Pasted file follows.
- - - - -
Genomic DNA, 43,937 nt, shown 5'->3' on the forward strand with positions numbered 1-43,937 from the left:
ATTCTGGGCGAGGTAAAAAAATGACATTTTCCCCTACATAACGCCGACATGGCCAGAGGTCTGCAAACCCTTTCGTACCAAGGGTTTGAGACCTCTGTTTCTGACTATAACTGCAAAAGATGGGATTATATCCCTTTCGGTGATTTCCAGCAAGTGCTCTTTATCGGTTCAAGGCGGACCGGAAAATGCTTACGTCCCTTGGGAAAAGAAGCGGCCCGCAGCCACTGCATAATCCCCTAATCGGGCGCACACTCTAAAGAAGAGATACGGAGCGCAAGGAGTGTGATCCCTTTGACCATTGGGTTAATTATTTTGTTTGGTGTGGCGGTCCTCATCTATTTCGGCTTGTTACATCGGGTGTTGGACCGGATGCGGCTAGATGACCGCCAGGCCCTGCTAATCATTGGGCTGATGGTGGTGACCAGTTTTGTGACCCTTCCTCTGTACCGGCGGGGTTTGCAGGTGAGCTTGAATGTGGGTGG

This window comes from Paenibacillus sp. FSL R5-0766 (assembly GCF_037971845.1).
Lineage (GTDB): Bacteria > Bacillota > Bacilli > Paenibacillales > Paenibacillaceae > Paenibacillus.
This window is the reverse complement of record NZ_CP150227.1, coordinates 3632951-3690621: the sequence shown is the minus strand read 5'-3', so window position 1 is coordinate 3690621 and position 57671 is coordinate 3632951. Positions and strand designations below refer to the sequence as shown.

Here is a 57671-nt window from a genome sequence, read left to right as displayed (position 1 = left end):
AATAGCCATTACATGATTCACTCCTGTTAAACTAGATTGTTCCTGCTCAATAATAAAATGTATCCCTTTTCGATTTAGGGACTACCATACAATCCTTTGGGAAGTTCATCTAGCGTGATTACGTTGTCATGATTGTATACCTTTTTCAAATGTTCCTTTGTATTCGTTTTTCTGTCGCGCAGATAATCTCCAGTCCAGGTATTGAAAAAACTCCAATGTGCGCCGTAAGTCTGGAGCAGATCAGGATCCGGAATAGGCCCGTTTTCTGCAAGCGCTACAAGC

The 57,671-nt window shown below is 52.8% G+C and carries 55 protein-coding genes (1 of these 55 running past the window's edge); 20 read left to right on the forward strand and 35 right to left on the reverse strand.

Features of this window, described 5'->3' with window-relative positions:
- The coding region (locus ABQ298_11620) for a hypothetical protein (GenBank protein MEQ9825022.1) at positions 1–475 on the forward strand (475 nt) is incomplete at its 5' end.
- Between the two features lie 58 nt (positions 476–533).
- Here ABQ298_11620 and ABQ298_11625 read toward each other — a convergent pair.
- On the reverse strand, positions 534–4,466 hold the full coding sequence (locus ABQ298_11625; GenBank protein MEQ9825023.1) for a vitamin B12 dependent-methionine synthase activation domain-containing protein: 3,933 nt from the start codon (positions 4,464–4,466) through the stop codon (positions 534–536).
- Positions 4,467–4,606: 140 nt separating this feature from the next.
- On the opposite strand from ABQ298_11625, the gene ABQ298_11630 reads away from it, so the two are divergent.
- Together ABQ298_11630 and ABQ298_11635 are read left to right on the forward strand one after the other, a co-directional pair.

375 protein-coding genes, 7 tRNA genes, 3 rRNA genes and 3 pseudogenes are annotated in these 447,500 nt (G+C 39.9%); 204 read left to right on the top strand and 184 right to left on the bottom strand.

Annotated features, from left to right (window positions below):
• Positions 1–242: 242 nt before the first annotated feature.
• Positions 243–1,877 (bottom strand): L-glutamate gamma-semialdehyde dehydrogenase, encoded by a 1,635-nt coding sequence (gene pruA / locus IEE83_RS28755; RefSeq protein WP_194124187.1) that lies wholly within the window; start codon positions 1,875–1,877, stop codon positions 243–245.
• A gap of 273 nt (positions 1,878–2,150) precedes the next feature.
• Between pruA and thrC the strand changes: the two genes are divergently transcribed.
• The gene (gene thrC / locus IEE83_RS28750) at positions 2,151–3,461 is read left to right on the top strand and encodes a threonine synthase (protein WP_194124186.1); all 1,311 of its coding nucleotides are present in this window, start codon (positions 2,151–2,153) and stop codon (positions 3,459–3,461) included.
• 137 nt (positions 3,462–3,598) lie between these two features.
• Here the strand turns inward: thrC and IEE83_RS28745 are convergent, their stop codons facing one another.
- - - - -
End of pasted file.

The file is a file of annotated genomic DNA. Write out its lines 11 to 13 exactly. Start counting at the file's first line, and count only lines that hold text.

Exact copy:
- Between the two features lie 58 nt (positions 476–533).
- Here ABQ298_11620 and ABQ298_11625 read toward each other — a convergent pair.
- On the reverse strand, positions 534–4,466 hold the full coding sequence (locus ABQ298_11625; GenBank protein MEQ9825023.1) for a vitamin B12 dependent-methionine synthase activation domain-containing protein: 3,933 nt from the start codon (positions 4,464–4,466) through the stop codon (positions 534–536).